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NEWS: EU to increase investment in Zimbabwe

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Harare, ZIMBABWE, 1 April 2012/ TSZ: THE European Union (EU) says it intends to increase trade and investment relations with Zimbabwe and has urged the country to take advantage of the bloc’s support for  the Common Market for East and Southern Africa (Comesa).

The EU is funding and providing technical assistance to Comesa in order to enhance regional integration and trade activities.

EU Ambassador to Zimbabwe, Aldo Dell’Ariccia, said the bloc was working towards attracting the attention of business persons in Europe to invest in Zimbabwe as the country is moving towards creating predictable economic policies.

Last week, government launched the Industrial Development Policy (IDP) and the National Trade Policy in a bid to increase the country’s export competitiveness, a development which the ambassador described as a great example of strengthening democratic institutions in the country.

“The EU is looking forward to deepening relations with Zimbabwe in areas that include trade and investment,” said Dell’Ariccia, adding that trade between Zimbabwe and the EU had doubled since the inception of the inclusive government in 2009.

The EU provided technical assistance in the crafting of Zimbabwe’s recently launched trade policy.

Dell’Ariccia said trade between Zimbabwe and the EU had increased by 36% between 2010 and 2011. “This in turn created a positive trade balance of US$271 million in favour of Zimbabwe,” he said, adding that Zimbabwean products were in high demand on European markets.

The EU was once Zimbabwe’s major export destination accounting for two-thirds of total exports but political and economic problems led to sustained decimation of the country’s productive capacity since the year 2000.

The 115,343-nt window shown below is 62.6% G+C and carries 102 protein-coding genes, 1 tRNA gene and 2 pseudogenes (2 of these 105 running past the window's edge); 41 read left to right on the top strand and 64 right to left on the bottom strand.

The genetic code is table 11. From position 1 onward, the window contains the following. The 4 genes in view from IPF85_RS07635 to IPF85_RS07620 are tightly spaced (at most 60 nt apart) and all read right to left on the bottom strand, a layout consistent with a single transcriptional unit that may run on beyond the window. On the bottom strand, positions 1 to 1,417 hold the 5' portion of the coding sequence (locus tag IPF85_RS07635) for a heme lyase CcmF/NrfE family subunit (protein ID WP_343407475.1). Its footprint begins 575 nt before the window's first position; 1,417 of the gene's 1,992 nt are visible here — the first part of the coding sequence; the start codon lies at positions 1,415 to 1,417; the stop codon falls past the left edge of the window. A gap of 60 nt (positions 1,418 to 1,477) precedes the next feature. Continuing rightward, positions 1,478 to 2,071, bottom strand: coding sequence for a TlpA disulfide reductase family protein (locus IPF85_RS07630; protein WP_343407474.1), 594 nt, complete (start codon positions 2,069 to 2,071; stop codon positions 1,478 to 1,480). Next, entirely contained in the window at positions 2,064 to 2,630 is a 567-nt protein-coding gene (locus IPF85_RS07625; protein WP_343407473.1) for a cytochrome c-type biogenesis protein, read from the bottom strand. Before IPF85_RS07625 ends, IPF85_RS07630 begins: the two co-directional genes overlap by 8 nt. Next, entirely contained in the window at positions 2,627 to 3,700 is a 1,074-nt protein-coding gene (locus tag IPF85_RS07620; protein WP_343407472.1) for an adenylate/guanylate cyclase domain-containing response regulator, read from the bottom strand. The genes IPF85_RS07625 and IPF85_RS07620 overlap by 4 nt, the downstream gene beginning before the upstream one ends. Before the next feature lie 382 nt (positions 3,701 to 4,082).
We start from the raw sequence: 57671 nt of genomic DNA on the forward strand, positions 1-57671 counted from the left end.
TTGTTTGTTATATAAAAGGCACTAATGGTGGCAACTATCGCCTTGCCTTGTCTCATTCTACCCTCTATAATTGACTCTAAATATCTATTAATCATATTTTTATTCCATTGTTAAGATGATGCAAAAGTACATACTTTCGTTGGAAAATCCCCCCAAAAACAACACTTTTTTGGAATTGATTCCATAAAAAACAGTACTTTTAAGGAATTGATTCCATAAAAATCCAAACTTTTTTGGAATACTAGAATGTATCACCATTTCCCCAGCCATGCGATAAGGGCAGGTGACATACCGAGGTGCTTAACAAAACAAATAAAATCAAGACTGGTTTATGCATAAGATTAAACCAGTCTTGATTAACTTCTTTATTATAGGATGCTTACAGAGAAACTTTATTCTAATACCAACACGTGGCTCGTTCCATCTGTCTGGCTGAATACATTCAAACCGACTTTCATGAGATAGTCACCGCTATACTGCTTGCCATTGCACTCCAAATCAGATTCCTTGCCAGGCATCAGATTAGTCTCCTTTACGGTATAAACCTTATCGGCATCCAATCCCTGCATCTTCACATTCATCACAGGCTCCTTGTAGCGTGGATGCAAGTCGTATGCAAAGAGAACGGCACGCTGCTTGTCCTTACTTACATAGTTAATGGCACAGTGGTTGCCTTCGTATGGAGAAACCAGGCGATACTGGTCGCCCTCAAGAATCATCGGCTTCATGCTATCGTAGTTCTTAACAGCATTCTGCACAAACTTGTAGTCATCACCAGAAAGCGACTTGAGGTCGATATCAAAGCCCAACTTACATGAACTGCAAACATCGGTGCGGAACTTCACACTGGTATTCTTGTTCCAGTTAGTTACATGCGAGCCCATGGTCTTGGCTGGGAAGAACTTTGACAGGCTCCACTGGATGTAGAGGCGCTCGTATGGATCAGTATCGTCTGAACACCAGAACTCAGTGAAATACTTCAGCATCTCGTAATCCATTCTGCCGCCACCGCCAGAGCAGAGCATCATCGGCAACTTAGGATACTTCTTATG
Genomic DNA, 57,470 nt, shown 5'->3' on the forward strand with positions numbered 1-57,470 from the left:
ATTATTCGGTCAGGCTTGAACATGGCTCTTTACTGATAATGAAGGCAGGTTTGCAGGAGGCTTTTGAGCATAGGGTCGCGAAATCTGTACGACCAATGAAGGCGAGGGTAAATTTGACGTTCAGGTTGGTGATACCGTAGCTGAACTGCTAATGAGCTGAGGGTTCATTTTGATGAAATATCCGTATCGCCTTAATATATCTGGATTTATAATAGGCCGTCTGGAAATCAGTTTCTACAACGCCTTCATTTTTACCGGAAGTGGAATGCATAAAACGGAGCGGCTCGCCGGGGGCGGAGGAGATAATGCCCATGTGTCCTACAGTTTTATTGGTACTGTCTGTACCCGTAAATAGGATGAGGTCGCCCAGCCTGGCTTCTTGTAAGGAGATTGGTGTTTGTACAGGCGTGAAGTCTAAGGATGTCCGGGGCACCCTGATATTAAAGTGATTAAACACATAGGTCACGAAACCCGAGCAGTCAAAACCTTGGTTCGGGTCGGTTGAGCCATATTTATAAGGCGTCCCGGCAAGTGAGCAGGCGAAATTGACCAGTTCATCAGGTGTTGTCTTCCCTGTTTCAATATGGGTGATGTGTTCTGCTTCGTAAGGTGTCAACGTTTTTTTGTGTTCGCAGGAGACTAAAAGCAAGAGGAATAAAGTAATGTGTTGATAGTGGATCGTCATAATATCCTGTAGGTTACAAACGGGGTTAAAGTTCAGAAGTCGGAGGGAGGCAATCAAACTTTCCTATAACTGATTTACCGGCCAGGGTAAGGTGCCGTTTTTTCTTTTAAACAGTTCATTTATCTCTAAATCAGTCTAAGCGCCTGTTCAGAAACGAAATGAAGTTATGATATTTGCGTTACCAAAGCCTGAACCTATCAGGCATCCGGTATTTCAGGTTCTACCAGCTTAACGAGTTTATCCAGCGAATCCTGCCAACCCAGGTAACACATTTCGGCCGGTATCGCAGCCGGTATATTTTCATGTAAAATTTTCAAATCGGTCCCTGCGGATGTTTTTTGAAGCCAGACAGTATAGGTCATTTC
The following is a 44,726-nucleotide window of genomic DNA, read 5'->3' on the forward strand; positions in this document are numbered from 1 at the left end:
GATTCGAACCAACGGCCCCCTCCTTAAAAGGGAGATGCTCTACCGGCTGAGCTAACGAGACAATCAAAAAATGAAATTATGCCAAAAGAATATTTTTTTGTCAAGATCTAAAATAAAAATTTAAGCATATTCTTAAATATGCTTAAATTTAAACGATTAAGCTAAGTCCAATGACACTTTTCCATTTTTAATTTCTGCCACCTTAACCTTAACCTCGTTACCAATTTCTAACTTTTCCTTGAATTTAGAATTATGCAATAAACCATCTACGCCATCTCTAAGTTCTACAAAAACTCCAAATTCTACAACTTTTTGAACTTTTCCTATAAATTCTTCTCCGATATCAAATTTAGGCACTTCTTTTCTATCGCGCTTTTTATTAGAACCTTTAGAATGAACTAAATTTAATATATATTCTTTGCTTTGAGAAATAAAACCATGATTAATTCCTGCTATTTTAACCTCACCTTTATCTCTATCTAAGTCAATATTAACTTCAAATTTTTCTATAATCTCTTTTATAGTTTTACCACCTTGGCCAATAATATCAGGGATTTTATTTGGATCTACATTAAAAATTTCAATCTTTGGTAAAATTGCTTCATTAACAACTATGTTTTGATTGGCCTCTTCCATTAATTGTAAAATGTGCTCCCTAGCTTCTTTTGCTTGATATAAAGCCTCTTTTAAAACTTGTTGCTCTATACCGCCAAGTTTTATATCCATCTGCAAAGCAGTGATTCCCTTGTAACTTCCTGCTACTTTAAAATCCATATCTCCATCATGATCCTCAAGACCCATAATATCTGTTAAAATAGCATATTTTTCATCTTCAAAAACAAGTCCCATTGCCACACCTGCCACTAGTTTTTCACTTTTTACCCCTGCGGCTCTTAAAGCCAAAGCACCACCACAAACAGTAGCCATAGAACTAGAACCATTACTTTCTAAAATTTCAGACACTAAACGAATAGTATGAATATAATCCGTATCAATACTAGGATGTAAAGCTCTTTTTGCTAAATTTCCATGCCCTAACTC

The inception of the inclusive government in 2009 witnessed the adoption of multiple currencies, leading to increased investor confidence in Zimbabwe.

The EU intends to engage Zimbabwe under the auspices of interim Economic Partnership Agreements (EPAs) under its multilateral and bilateral trade framework.

Under this arrangement, exports from Zimbabwe, among other countries within the Comesa group, would enter European markets duty and quota-free.

The framework for regional partnership agreements came against the background where non-African Caribbean and Pacific (ACP) countries challenged the special trade provisions between the EU bloc and ACP countries at the World Trade Organisation, citing unfair competition.

The EU and ACP blocs then instituted interim agreements that would serve to counter this challenge and increase trade ties between both blocs.

In August 2009, Madagascar, Mauritius, Seychelles and Zimbabwe signed the interim arrangement.

Dell’Ariccia said critics had cited the EPA structure as a threat to Zimbabwe’s efforts aimed at resuscitating local industry, as most European products emanated from a background of subsidies, among other advantages.

“Rules of origin will be used as a method of ensuring that nascent industry is protected (from the influx of imports) in order to optimise on installed capacity. The EPAs will further enable Zimbabwe to gain access to funds through Comesa as part of the EU’s regional support programme,” he said.

Rules of origin are used to determine the country of origin of a product for purposes of fairness in international trade. These may be for purposes of quotas and anti-dumping among others.

It is anticipated that at least 45% of the EU’s product lines would enter Zimbabwe duty- free from 2013 should the EPAs be concluded soon.

 

Trade policy seeks to boost exports

 

One key objective of the trade policy launched last week is to increase exports and promote the diversification of the country’s export basket by harnessing comparative advantage in key priority sectors.

The policy also targets to increase export earnings by 10% annually to US$7 billion by 2016 from the US$4,3 billion recorded last year.

The trade policy encourages the business community in Zimbabwe to be more aggressive and take advantage of existing bilateral, regional and international trading arrangements which offer duty-free and quota-free market access in order to improve export performance.

(Pictured: Zimbabwe's President Robert Mugabe)

 

- BY KUDZAI CHIMHANGWA/ The Standard (Zimbabwe)
 


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